Chanting “The street is ours” and “Fossil fuels have got to go,” protesters marched from in front of George-Étienne Cartier monument.
Hundreds of people attended a climate demonstration that started at the foot of Mount Royal on Friday.
Chanting “The street is ours” and “Fossil fuels have got to go,” groups of students from several schools, including Dawson College, CEGEP St-Laurent and Concordia University, blocked Parc Ave. in front of the George-Étienne Cartier monument as they gathered for the “Climate Rage” march.
“I’m worried. I’m worried for my daughter,” said Heather Sheppard, who travelled by bike from Longueuil to join the march.
“End fossil fuels. Not our kids’ futures,” her sign said.
There was a heavy police presence. However, the protest was largely peaceful.
Marielle Lauzon-Poirier, an Ontario student, came to Montreal for the week-long Climate Rage events. She brought her dog, Tofu, and a sign to Friday’s demonstration: “I’m afraid for the future.”
“I came today because it takes a lot of people to have an impact. The more people we are, the more power we have,” she said.
“The media talks very little about the environment, about activists compared to the media in other countries. My impression is that Quebec is doing absolutely nothing (on climate change) because the media doesn’t talk enough about it.”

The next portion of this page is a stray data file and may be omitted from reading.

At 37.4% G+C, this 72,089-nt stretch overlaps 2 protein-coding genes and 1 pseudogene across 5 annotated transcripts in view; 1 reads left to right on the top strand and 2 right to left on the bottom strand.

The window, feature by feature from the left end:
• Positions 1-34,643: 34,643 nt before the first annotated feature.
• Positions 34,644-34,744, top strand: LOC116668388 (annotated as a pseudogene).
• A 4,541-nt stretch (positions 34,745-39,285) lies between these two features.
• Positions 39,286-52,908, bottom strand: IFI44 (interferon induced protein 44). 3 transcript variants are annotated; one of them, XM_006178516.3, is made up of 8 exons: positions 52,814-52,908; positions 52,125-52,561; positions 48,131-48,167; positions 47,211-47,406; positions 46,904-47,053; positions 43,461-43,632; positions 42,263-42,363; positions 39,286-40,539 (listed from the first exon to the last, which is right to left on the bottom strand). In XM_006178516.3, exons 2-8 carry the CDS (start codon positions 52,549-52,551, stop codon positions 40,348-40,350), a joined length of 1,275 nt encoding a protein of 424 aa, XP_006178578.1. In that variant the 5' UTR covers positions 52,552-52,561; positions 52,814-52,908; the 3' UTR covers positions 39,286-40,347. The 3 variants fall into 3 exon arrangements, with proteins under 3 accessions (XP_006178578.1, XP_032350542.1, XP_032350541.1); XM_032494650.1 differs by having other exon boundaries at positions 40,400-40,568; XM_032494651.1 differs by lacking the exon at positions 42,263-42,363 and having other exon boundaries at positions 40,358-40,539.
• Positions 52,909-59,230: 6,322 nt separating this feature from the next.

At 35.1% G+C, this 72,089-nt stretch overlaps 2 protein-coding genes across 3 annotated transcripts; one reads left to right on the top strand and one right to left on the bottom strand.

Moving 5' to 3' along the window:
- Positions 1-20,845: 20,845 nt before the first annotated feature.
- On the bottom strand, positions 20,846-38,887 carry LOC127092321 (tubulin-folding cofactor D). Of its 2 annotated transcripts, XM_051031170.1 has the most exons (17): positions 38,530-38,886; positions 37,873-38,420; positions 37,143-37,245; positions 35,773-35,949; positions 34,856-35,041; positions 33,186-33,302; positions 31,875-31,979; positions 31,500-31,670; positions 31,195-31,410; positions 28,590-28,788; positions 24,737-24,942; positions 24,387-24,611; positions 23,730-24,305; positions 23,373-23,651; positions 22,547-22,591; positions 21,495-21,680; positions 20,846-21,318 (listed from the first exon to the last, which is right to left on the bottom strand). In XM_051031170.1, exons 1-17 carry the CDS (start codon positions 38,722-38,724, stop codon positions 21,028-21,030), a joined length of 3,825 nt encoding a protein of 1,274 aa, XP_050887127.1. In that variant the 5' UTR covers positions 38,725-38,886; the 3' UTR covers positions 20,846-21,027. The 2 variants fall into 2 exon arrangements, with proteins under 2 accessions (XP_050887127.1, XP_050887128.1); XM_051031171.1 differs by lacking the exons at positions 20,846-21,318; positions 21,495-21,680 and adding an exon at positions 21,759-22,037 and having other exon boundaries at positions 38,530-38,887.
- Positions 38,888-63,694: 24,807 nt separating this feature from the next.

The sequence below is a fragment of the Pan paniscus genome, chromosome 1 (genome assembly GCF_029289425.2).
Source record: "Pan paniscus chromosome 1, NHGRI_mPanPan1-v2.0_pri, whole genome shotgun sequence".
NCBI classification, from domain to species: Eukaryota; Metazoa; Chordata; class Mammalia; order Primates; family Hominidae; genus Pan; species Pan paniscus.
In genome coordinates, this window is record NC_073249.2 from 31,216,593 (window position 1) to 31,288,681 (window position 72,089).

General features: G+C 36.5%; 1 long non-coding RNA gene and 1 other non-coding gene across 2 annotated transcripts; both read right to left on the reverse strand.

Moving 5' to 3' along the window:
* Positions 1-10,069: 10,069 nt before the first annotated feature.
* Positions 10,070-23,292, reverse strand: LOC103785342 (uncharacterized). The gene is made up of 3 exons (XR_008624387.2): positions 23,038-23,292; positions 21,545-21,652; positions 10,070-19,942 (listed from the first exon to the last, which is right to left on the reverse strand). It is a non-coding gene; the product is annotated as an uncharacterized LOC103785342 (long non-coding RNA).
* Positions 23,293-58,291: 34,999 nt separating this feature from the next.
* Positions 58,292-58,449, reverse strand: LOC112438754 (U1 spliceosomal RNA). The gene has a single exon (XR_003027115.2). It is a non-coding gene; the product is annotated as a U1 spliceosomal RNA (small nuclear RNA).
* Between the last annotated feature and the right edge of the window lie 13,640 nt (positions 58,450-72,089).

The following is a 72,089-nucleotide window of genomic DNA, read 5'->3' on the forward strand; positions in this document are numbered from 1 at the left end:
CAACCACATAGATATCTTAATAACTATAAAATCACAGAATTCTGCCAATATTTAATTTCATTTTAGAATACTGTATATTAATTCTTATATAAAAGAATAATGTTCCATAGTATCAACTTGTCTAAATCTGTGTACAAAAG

The demonstration was billed also as anti-capitalism and anti-colonization. Other cities staged their climate events last week, leaving some at Friday’s march to wonder why it wasn’t planned to coincide with the others.
Nicholas Barss hoisted a sign calling for a ban on cars. He said he was protesting against car infrastructure and “how we have to act faster” to help the climate.
“There’s this whole idea that electric cars are going to save people, but it’s a red herring,” said Barss, a software engineer. “That’s not going to save people. That’s just going to create more car-centric infrastructure. We’re just going to separate and divide more communities, tear apart more cities and basically make places a more miserable place to live.”